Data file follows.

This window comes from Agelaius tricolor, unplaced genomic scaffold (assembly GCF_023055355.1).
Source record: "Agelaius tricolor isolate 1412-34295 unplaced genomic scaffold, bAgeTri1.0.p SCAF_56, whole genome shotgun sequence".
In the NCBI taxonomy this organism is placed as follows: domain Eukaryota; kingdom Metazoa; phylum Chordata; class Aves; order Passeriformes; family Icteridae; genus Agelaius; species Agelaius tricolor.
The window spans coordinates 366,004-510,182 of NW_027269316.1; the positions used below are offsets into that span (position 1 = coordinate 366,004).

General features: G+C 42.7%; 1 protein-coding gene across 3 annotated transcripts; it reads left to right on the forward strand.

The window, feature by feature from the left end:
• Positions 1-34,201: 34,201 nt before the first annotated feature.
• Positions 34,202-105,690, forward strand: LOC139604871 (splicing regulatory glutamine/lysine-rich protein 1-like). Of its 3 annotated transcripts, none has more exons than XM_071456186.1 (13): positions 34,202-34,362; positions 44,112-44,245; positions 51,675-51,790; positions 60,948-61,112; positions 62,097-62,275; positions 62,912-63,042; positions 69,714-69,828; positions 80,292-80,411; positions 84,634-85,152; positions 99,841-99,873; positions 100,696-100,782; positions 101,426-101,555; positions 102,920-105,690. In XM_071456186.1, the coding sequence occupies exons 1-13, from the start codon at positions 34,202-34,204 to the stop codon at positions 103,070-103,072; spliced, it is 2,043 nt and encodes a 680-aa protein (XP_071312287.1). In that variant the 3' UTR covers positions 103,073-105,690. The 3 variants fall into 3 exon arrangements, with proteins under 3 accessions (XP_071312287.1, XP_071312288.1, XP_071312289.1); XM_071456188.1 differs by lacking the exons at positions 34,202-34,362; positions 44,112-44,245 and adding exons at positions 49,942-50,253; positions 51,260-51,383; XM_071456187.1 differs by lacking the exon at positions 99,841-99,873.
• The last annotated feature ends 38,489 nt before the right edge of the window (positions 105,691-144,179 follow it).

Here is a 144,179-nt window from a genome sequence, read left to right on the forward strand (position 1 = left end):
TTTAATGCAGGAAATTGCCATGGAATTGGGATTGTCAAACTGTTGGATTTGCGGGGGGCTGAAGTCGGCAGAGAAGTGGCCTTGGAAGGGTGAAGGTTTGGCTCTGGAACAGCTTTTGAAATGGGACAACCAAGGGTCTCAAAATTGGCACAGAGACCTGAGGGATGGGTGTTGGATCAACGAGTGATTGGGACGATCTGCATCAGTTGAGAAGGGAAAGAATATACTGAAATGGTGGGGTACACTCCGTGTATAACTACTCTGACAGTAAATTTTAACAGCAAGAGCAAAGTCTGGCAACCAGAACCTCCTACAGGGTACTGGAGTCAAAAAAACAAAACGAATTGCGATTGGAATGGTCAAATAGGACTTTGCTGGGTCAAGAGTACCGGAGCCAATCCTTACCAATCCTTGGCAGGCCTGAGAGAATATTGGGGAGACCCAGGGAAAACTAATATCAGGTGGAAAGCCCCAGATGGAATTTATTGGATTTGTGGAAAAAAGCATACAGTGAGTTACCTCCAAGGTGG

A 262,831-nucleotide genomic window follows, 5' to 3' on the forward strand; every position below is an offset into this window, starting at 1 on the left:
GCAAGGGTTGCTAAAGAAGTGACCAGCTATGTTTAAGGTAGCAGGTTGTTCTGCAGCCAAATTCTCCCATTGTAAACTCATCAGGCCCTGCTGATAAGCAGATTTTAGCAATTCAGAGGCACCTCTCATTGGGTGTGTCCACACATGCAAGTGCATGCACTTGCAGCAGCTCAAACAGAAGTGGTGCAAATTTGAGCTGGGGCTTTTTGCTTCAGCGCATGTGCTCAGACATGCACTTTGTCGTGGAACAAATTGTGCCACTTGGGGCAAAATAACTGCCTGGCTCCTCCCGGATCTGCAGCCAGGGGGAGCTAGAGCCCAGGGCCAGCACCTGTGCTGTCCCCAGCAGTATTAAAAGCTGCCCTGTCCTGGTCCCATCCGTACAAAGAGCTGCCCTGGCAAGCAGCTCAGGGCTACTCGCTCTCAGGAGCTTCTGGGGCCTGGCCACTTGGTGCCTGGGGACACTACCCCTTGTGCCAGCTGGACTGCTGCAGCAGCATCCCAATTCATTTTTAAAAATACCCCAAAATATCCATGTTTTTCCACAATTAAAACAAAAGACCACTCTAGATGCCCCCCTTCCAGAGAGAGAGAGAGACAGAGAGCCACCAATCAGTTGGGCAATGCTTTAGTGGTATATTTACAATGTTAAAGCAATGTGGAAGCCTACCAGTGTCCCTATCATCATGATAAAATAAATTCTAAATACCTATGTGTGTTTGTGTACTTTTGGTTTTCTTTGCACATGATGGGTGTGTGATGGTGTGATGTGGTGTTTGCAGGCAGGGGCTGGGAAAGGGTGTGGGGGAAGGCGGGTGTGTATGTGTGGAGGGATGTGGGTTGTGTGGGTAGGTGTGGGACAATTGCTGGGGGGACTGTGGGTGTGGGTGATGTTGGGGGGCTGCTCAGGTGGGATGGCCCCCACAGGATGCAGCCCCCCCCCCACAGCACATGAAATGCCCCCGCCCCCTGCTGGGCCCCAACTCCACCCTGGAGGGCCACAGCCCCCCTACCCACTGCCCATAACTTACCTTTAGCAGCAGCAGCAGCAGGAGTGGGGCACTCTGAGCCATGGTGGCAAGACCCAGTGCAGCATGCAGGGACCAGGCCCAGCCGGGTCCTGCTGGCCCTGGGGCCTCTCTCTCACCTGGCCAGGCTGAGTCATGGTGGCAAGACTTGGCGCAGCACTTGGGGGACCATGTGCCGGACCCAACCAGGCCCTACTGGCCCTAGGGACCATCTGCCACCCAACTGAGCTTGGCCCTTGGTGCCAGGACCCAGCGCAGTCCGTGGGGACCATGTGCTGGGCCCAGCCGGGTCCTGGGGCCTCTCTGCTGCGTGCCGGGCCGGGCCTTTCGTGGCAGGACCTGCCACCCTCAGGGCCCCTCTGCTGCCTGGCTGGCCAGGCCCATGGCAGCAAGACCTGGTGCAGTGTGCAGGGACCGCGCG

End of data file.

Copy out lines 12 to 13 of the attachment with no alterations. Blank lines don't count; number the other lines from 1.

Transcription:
A 262,831-nucleotide genomic window follows, 5' to 3' on the forward strand; every position below is an offset into this window, starting at 1 on the left:
GCAAGGGTTGCTAAAGAAGTGACCAGCTATGTTTAAGGTAGCAGGTTGTTCTGCAGCCAAATTCTCCCATTGTAAACTCATCAGGCCCTGCTGATAAGCAGATTTTAGCAATTCAGAGGCACCTCTCATTGGGTGTGTCCACACATGCAAGTGCATGCACTTGCAGCAGCTCAAACAGAAGTGGTGCAAATTTGAGCTGGGGCTTTTTGCTTCAGCGCATGTGCTCAGACATGCACTTTGTCGTGGAACAAATTGTGCCACTTGGGGCAAAATAACTGCCTGGCTCCTCCCGGATCTGCAGCCAGGGGGAGCTAGAGCCCAGGGCCAGCACCTGTGCTGTCCCCAGCAGTATTAAAAGCTGCCCTGTCCTGGTCCCATCCGTACAAAGAGCTGCCCTGGCAAGCAGCTCAGGGCTACTCGCTCTCAGGAGCTTCTGGGGCCTGGCCACTTGGTGCCTGGGGACACTACCCCTTGTGCCAGCTGGACTGCTGCAGCAGCATCCCAATTCATTTTTAAAAATACCCCAAAATATCCATGTTTTTCCACAATTAAAACAAAAGACCACTCTAGATGCCCCCCTTCCAGAGAGAGAGAGAGACAGAGAGCCACCAATCAGTTGGGCAATGCTTTAGTGGTATATTTACAATGTTAAAGCAATGTGGAAGCCTACCAGTGTCCCTATCATCATGATAAAATAAATTCTAAATACCTATGTGTGTTTGTGTACTTTTGGTTTTCTTTGCACATGATGGGTGTGTGATGGTGTGATGTGGTGTTTGCAGGCAGGGGCTGGGAAAGGGTGTGGGGGAAGGCGGGTGTGTATGTGTGGAGGGATGTGGGTTGTGTGGGTAGGTGTGGGACAATTGCTGGGGGGACTGTGGGTGTGGGTGATGTTGGGGGGCTGCTCAGGTGGGATGGCCCCCACAGGATGCAGCCCCCCCCCCACAGCACATGAAATGCCCCCGCCCCCTGCTGGGCCCCAACTCCACCCTGGAGGGCCACAGCCCCCCTACCCACTGCCCATAACTTACCTTTAGCAGCAGCAGCAGCAGGAGTGGGGCACTCTGAGCCATGGTGGCAAGACCCAGTGCAGCATGCAGGGACCAGGCCCAGCCGGGTCCTGCTGGCCCTGGGGCCTCTCTCTCACCTGGCCAGGCTGAGTCATGGTGGCAAGACTTGGCGCAGCACTTGGGGGACCATGTGCCGGACCCAACCAGGCCCTACTGGCCCTAGGGACCATCTGCCACCCAACTGAGCTTGGCCCTTGGTGCCAGGACCCAGCGCAGTCCGTGGGGACCATGTGCTGGGCCCAGCCGGGTCCTGGGGCCTCTCTGCTGCGTGCCGGGCCGGGCCTTTCGTGGCAGGACCTGCCACCCTCAGGGCCCCTCTGCTGCCTGGCTGGCCAGGCCCATGGCAGCAAGACCTGGTGCAGTGTGCAGGGACCGCGCG